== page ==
CLINICAL REVIEW / PEER REVIEWED

Pharmacologic Treatments for Idiopathic Pulmonary Fibrosis

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This chronic disease has historically lacked an effective treatment option, but the FDA recently approved two: pirfenidone and nintedanib. This discussion of these new drug therapies—including mechanism of action, study results, and adverse effects—could help your patients catch their breath.


 

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IN THIS ARTICLE

  • Confirming the diagnosis
  • Pirfenidone treatment
  • Nintedanib treatment

A 64-year-old man has a one-year history of dyspnea on exertion and a nonproductive cough. His symptoms are gradually worsening and increasingly bothersome to him.

His medical history includes mild seasonal allergies and GERD, which is well-controlled by oral antihistamines and proton pump inhibitors. He has spent the past 30 years working a desk job as an accountant. He denies a history of smoking, exposure to secondhand smoke, and initiation of new medication.

He admits to increased fatigue, but denies fever, chills, lymphadenopathy, weight change, chest pain, wheezing, abdominal pain, diarrhea, vomiting, claudication, and swelling in the extremities. The rest of the review of systems is negative.

Lab results—complete blood count, comprehensive metabolic panel, TSH, antinuclear antibodies, erythrocyte sedimentation rate, and C-reactive protein—are within normal limits. Spirometry shows very mild restriction. A chest x-ray is abnormal but nonspecific, showing peripheral opacities. An ECG shows normal sinus rhythm.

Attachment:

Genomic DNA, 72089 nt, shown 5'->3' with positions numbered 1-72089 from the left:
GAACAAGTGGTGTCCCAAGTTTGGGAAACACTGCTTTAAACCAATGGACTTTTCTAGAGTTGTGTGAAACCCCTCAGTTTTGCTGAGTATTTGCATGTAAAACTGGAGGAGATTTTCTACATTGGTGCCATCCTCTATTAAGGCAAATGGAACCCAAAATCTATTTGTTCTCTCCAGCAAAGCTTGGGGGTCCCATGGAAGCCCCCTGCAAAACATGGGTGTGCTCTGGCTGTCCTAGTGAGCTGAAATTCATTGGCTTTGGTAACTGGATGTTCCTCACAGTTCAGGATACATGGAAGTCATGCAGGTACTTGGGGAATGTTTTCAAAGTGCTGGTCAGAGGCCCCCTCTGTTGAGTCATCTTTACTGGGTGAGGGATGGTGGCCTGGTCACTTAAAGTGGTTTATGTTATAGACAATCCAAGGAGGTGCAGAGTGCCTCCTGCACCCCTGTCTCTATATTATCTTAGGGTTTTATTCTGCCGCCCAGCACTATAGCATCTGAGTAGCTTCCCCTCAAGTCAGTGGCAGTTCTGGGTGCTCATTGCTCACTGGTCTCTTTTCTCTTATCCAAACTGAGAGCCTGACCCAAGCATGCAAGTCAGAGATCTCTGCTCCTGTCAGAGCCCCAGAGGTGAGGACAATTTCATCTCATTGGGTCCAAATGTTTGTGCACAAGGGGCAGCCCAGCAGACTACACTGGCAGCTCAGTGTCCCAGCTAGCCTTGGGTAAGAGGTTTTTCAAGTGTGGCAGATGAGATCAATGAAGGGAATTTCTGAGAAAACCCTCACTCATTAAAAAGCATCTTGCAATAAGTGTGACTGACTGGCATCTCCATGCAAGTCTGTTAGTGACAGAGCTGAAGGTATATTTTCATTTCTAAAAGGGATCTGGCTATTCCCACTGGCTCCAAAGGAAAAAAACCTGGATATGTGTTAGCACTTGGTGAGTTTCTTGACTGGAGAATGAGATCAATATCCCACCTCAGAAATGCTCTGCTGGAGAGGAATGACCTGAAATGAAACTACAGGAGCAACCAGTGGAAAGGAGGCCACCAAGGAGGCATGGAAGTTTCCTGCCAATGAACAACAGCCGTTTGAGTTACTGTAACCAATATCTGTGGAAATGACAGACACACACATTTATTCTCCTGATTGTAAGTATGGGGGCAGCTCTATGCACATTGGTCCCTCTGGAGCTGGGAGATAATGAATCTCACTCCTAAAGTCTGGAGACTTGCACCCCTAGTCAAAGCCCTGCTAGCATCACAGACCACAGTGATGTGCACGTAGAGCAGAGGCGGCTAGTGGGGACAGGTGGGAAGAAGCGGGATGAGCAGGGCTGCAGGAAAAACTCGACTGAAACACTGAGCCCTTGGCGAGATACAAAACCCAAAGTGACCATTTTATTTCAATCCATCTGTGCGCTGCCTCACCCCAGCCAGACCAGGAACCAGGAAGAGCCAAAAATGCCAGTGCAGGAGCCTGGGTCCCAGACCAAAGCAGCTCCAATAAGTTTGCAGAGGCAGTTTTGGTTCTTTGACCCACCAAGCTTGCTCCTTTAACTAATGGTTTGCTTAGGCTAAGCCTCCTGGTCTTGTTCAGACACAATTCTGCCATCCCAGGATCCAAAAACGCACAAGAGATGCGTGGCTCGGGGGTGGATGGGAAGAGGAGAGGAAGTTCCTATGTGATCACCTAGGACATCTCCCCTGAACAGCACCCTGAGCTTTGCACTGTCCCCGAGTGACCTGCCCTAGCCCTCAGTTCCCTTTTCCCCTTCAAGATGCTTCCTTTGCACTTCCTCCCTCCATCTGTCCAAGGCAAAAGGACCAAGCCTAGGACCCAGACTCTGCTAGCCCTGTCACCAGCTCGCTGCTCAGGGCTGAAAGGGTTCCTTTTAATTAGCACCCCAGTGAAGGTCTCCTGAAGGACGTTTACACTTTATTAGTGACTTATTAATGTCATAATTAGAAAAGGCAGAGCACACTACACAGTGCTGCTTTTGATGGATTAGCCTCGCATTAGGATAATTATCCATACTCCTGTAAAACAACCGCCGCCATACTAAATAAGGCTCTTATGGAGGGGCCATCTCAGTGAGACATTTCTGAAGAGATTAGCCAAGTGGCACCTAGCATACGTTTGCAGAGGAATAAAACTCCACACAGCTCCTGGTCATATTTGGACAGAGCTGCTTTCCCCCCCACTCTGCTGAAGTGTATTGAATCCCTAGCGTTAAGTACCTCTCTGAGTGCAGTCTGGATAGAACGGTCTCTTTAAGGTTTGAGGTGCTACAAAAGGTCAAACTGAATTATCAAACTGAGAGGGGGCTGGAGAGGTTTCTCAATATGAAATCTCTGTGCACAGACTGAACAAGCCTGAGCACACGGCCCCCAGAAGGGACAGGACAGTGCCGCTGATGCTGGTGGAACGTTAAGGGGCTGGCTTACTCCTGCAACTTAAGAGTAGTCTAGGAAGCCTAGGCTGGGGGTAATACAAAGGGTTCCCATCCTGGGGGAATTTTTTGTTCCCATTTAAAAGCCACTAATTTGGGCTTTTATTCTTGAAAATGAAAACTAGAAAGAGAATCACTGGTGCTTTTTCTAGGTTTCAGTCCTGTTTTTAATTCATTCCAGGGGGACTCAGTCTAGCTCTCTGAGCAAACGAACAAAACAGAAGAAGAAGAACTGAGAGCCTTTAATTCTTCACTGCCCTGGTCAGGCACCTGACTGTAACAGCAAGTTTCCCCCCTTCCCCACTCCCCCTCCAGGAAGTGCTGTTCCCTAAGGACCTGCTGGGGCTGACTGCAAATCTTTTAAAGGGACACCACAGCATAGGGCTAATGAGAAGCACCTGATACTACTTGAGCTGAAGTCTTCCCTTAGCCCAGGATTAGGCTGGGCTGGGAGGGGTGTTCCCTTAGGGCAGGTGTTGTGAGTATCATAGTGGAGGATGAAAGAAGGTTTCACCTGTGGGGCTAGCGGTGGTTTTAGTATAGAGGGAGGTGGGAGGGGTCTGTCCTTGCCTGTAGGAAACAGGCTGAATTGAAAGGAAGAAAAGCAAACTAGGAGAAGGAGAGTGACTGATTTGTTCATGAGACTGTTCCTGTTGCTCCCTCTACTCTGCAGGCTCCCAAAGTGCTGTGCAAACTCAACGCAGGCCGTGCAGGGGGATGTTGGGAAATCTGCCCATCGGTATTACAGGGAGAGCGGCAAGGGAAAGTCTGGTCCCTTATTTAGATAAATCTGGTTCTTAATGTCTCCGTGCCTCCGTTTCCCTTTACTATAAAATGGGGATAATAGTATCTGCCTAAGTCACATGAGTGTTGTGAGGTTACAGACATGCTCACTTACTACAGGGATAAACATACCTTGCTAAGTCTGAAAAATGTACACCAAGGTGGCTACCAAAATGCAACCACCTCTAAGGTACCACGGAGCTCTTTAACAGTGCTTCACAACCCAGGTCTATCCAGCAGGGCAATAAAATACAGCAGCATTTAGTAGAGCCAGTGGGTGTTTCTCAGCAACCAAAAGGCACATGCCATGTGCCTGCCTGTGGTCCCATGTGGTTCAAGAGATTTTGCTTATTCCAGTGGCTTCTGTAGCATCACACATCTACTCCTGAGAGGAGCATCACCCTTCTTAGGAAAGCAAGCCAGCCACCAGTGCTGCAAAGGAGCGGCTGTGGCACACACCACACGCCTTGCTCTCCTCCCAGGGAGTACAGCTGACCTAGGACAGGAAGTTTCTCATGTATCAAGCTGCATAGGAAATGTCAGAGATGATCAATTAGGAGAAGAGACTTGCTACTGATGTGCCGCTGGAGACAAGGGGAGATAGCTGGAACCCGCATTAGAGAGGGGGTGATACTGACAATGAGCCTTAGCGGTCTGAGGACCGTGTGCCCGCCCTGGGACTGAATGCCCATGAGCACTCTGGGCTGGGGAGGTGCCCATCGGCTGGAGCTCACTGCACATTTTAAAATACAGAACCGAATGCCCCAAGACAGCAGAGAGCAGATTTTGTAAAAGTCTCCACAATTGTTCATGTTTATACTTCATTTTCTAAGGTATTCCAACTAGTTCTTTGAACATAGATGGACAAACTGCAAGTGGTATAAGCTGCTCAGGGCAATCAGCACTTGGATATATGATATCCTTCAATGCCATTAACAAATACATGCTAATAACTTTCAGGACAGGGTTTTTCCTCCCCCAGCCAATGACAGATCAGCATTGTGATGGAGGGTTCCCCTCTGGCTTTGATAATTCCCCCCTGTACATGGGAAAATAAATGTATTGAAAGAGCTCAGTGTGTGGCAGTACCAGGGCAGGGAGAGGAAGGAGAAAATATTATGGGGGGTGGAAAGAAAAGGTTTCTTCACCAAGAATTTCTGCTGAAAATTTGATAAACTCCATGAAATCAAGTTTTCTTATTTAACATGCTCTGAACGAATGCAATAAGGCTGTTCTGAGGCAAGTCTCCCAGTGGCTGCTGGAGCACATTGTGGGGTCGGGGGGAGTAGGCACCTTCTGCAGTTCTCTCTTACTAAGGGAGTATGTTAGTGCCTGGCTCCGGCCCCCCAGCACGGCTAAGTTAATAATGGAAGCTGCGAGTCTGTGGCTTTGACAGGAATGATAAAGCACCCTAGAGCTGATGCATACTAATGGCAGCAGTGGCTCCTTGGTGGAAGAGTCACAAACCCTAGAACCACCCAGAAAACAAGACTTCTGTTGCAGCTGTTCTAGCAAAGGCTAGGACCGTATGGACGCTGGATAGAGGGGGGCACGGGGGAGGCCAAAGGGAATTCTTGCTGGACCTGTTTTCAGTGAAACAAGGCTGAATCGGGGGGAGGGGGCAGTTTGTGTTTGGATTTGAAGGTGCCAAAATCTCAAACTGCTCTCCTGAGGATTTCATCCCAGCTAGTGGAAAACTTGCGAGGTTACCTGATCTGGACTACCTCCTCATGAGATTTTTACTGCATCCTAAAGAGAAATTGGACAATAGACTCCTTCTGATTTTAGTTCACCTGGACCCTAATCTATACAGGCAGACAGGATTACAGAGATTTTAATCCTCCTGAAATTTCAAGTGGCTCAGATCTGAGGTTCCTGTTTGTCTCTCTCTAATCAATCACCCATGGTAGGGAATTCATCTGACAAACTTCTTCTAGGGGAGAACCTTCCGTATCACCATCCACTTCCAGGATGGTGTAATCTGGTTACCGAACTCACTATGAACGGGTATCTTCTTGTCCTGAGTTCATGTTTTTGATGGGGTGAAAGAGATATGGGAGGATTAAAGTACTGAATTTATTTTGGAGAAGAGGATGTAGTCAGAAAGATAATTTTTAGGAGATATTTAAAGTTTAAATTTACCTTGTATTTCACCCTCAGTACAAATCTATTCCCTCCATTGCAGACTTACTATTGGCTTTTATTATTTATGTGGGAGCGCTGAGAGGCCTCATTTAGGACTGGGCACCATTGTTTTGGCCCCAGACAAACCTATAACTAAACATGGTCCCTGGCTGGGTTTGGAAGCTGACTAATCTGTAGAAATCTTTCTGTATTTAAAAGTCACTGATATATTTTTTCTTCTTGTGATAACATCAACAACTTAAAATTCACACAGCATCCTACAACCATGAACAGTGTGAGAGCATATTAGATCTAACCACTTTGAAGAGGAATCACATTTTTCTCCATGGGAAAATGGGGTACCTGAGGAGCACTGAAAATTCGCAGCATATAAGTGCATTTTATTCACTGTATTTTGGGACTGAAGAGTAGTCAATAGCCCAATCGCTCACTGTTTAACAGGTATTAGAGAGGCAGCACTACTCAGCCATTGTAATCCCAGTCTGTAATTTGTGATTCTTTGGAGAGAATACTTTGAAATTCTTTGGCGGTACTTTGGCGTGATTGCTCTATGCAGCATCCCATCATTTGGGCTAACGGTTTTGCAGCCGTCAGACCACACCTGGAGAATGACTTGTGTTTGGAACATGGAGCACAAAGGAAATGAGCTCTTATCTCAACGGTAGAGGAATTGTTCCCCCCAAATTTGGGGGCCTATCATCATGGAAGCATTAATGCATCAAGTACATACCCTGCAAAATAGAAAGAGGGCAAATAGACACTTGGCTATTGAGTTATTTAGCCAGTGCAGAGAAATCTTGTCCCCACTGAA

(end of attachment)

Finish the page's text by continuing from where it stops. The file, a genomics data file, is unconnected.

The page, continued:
The patient is given a trial of an inhaled steroid, which yields no improvement. Six months later, the patient is seen by a pulmonologist. Idiopathic pulmonary fibrosis (IPF) is diagnosed based on high-resolution CT (HRCT) and lung biopsy results.

IPF is a chronic, progressive, fibrosing interstitial disease that is limited to lung tissue. It most commonly manifests in older adults with vague symptoms of dyspnea on exertion and nonproductive cough, but symptoms can also include fatigue, muscle and joint aches, clubbing of the fingernails, and weight loss.1 The average life expectancy following diagnosis of IPF is two to five years, and the mortality rate is estimated at 64.3 per million men and 58.4 per million women per year.2,3

Continue to: DIAGNOSIS

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